The political balance has changed substantially over the last year, from the cosy days when Merkel met Sarkozy and Monti kept the Italians in order. Germany faces full elections in September this year, and it will be difficult for Chancellor Merkel to win, given that her party, the Christian Democrats, did badly in the local German elections in January. The German voter has generally been more concerned with Germany’s relative economic success, bringing low unemployment, than the intractable problem of supporting other Eurozone nations. Given Merkel’s political difficulties, she is likely to be slow to subscribe Germany’s full commitment and can use the excuse that she can only be expected to match the other large contributors – who are by the way, France, Italy, and Spain. It is likely to be a political virtue for her to take a tougher line. It would therefore be a mistake to think that Germany is going to continue to fund profligate governments. Since the ECB has already created the precedent (quote from Mr Draghi: “Whatever it takes”), the ECB will have to end up creating the money required.
- US braced as cuts deadline passes (FT)
- U.S. stares down start of steep "automatic" budget cuts (Reuters)
- Yeltsin-Era Tycoons Sell Resources for Distance From Kremlin (BBG)
- Italy's center-left leader rules out coalition with Berlusconi (Reuters)
- Apple Required Executives to Hold Triple Their Salary in Stock (WSJ)
- BOJ Seen Spiking Punchbowl in April Under New Chief Kuroda (BBG)
- Diplomatic fallout from EU bonus cap (FT)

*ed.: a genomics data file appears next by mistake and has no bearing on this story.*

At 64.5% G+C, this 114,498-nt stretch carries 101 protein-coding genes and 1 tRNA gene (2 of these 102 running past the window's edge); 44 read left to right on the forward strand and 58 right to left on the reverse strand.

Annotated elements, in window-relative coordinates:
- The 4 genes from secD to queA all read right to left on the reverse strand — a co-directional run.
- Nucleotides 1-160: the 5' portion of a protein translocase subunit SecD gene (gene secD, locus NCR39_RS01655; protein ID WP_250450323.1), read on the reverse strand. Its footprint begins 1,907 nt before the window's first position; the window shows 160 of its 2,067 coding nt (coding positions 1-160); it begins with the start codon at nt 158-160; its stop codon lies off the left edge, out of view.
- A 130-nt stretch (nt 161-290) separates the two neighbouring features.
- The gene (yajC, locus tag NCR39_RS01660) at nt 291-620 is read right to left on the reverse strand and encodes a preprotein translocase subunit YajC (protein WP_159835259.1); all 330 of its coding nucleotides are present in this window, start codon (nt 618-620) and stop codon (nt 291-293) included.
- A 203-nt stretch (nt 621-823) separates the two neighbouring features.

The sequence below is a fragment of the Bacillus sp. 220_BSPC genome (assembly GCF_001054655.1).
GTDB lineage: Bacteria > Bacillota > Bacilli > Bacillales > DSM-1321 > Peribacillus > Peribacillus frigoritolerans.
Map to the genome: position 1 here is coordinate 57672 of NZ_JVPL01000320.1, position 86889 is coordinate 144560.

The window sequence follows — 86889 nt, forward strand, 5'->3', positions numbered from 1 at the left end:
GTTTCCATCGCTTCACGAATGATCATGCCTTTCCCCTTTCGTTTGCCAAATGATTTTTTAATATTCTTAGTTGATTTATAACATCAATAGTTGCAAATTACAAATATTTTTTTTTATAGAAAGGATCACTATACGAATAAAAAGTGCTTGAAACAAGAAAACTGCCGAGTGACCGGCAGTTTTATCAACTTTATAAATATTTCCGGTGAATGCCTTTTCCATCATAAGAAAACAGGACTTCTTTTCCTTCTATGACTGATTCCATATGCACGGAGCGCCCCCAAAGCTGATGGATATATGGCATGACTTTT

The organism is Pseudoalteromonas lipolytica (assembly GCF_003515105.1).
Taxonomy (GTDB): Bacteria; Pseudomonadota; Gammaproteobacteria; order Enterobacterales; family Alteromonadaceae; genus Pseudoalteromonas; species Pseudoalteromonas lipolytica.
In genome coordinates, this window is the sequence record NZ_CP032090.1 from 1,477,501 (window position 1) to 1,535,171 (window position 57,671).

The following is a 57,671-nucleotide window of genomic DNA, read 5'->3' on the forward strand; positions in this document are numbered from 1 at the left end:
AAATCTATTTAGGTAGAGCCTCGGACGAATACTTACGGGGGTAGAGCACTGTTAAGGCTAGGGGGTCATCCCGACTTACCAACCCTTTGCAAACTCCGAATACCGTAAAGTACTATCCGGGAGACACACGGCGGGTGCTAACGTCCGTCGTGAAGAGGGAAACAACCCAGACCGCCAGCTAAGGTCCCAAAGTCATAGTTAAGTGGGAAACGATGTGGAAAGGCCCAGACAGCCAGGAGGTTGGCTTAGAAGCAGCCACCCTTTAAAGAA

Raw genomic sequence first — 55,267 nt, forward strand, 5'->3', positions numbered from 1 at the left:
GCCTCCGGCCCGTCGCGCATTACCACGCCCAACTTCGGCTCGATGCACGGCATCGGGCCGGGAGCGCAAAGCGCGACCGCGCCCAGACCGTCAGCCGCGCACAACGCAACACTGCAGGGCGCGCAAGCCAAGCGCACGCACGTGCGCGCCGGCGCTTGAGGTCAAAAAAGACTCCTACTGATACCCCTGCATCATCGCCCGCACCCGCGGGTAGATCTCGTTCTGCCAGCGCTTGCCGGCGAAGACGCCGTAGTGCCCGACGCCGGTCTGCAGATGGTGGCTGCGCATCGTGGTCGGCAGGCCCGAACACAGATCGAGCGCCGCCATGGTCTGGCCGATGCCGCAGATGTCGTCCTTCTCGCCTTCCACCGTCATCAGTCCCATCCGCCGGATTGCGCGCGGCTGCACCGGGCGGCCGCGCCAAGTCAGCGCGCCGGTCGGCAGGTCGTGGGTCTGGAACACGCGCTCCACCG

- Italy’s Stalemate Jeopardizes Resolution of Crisis, Finland Says (BBG)
- Chinese trader accused of busting Iran missile embargo (Reuters)
- JPMorgan No. 1 Investment Bank Amid a Flurry of New Deals (BBG)
- Eurotunnel’s Ferry Strategy at Risk as Rivals Cry Foul (BBG)
- Telepathic rats team up across continents (FT)
The U.S. health care system is a giant money making scam that is designed to drain as much money as possible out of all of us before we die. In the United States today, the health care industry is completely dominated by government bureaucrats, health insurance companies and pharmaceutical corporations. At this point, our health care system is a complete and total disaster. Health care costs continue to go up rapidly, the level of care that we are receiving continues to go down, and every move that our politicians make just seems to make all of our health care problems even worse. At the same time, hospital administrators, pharmaceutical corporations and health insurance company executives are absolutely swimming in huge mountains of cash. Unfortunately, this gigantic money making scam has become so large that it threatens to collapse both the U.S. health care system and the entire U.S. economy.